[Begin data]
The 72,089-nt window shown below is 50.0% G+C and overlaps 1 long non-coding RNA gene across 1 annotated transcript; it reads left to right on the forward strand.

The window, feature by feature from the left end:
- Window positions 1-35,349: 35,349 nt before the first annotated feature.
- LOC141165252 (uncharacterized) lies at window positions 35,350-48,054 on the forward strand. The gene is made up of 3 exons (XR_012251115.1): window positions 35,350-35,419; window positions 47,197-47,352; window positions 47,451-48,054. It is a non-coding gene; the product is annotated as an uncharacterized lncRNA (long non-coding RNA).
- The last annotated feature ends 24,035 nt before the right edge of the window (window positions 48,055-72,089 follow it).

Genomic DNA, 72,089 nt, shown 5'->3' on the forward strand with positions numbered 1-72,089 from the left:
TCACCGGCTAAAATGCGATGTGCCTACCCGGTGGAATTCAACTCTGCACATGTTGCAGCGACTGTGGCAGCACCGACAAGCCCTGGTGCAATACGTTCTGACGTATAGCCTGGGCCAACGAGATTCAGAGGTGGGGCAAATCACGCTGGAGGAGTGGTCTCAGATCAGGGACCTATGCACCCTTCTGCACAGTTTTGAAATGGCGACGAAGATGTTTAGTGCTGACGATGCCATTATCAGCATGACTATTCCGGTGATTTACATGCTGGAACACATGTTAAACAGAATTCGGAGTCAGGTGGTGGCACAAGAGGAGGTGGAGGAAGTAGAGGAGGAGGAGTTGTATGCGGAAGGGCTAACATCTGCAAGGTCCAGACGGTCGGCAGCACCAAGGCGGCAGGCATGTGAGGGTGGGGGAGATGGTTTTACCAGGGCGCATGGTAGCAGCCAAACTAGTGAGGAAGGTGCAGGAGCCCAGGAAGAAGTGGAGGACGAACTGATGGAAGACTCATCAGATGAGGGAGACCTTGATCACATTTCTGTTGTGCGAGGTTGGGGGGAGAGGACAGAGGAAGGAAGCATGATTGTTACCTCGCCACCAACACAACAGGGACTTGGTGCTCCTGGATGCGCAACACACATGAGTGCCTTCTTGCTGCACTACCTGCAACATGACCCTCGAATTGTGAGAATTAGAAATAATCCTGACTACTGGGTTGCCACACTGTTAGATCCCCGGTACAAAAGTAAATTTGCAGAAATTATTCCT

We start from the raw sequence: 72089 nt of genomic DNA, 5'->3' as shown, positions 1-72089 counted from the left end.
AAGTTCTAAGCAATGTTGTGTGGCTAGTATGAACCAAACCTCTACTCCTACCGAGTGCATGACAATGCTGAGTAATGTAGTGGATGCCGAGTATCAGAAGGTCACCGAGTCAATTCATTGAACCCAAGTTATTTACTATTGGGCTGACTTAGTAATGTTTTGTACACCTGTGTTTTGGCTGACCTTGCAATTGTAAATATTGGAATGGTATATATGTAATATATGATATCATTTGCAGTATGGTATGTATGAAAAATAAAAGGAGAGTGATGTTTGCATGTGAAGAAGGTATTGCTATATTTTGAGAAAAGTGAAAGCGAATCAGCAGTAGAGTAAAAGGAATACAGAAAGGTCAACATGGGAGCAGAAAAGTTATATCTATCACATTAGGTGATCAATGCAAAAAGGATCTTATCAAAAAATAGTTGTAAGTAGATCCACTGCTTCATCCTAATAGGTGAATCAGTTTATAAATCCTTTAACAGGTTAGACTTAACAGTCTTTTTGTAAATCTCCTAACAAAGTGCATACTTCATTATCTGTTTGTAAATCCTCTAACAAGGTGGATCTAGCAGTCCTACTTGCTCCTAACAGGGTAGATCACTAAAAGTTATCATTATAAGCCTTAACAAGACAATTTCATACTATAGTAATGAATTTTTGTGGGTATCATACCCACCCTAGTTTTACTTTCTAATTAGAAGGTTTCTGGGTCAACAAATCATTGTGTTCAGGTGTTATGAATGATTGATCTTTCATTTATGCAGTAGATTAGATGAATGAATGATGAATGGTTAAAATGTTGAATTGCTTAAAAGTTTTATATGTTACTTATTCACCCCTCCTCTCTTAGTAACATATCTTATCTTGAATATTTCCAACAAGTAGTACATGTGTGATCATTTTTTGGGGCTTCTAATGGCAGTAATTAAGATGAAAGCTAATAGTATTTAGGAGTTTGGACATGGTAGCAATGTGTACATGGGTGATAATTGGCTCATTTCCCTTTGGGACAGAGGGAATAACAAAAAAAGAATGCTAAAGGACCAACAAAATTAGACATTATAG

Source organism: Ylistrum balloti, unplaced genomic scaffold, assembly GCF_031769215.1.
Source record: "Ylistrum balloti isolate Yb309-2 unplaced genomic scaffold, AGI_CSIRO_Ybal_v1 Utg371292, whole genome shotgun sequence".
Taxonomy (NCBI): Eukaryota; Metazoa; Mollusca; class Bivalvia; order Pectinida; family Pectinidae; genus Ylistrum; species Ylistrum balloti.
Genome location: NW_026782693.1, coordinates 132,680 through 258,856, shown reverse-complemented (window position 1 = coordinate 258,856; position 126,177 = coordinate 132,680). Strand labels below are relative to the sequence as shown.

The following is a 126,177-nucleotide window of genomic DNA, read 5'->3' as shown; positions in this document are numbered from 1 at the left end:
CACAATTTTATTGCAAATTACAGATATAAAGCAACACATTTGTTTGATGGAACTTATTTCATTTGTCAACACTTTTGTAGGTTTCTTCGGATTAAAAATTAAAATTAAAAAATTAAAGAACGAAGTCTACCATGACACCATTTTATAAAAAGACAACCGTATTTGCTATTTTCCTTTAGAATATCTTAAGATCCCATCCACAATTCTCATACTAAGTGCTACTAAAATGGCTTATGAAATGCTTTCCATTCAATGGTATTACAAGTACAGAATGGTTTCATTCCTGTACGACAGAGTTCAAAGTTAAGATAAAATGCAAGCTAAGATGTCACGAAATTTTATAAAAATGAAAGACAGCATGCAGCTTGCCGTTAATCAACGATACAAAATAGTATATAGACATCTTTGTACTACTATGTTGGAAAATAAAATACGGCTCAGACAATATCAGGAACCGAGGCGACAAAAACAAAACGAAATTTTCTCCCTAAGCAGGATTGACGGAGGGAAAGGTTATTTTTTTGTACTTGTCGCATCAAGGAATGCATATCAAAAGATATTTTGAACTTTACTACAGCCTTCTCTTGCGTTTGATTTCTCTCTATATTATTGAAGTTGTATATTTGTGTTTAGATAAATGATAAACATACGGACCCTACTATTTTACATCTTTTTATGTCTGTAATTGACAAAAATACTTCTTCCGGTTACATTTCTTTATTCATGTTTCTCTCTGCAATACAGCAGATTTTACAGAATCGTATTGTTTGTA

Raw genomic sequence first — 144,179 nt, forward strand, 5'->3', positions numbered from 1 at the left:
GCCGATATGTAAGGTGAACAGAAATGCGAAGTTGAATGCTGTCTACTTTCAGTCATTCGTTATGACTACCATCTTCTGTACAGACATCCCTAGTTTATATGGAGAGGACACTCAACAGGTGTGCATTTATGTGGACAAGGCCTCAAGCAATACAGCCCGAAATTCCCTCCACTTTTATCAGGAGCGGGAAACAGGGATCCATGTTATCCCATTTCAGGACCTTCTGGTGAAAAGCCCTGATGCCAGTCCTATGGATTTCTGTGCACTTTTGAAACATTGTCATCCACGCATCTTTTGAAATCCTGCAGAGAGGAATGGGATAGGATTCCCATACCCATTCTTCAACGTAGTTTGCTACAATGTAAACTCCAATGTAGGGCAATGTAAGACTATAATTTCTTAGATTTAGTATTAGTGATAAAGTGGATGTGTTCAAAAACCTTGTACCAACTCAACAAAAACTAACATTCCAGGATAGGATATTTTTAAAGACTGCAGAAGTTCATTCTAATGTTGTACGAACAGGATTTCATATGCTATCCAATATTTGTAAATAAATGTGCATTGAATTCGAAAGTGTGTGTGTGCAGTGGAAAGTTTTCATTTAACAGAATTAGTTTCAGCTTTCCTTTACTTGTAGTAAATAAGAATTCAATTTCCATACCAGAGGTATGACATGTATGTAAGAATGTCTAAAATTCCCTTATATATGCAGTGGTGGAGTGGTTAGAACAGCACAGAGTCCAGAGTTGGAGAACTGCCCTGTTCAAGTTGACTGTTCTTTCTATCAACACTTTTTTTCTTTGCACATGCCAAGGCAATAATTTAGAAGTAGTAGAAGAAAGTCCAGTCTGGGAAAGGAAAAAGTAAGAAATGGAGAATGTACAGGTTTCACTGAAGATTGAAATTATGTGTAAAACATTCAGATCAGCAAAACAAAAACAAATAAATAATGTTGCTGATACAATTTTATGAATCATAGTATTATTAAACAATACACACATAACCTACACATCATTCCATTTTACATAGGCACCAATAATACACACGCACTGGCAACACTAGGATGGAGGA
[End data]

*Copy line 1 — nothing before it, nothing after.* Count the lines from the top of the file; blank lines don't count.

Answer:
The 72,089-nt window shown below is 50.0% G+C and overlaps 1 long non-coding RNA gene across 1 annotated transcript; it reads left to right on the forward strand.